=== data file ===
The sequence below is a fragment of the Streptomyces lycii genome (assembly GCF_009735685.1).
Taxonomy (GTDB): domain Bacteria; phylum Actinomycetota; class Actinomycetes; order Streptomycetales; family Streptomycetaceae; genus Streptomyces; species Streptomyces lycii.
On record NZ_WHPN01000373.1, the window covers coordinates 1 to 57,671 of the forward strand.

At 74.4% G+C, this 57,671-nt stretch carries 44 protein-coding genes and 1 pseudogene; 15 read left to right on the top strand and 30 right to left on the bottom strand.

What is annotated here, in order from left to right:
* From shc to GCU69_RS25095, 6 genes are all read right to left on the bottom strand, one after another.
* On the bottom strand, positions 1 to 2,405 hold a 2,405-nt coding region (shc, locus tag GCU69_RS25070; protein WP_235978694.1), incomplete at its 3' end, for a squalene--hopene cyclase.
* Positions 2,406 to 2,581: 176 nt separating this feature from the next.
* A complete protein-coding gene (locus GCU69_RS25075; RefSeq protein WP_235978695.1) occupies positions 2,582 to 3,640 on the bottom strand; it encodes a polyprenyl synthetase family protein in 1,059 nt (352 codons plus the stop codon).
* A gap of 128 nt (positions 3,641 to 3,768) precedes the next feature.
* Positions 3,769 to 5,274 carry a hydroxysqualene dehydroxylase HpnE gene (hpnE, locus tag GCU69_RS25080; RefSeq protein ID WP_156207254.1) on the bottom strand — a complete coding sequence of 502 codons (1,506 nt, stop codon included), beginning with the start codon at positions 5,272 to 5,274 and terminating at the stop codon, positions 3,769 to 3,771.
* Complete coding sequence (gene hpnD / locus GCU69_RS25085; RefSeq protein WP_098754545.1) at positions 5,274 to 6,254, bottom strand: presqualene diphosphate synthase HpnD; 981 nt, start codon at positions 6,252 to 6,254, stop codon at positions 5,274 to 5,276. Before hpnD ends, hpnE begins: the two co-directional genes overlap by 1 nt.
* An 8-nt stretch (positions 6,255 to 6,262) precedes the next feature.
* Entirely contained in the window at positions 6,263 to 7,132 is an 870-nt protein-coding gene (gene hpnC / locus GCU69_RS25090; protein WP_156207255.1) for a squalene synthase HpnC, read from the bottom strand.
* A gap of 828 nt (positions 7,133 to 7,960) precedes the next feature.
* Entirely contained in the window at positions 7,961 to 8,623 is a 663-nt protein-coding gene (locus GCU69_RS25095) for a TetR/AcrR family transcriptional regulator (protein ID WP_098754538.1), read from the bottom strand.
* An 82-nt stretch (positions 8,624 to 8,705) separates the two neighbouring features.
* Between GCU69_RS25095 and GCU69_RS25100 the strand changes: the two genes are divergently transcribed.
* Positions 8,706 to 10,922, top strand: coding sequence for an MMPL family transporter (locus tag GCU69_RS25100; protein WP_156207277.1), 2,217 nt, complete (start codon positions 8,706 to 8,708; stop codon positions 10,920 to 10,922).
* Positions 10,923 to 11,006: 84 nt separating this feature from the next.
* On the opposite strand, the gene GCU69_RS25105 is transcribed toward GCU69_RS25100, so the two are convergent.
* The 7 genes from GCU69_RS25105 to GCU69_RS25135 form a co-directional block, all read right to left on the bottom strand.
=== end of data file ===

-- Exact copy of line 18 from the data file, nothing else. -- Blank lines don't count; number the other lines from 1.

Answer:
* Between GCU69_RS25095 and GCU69_RS25100 the strand changes: the two genes are divergently transcribed.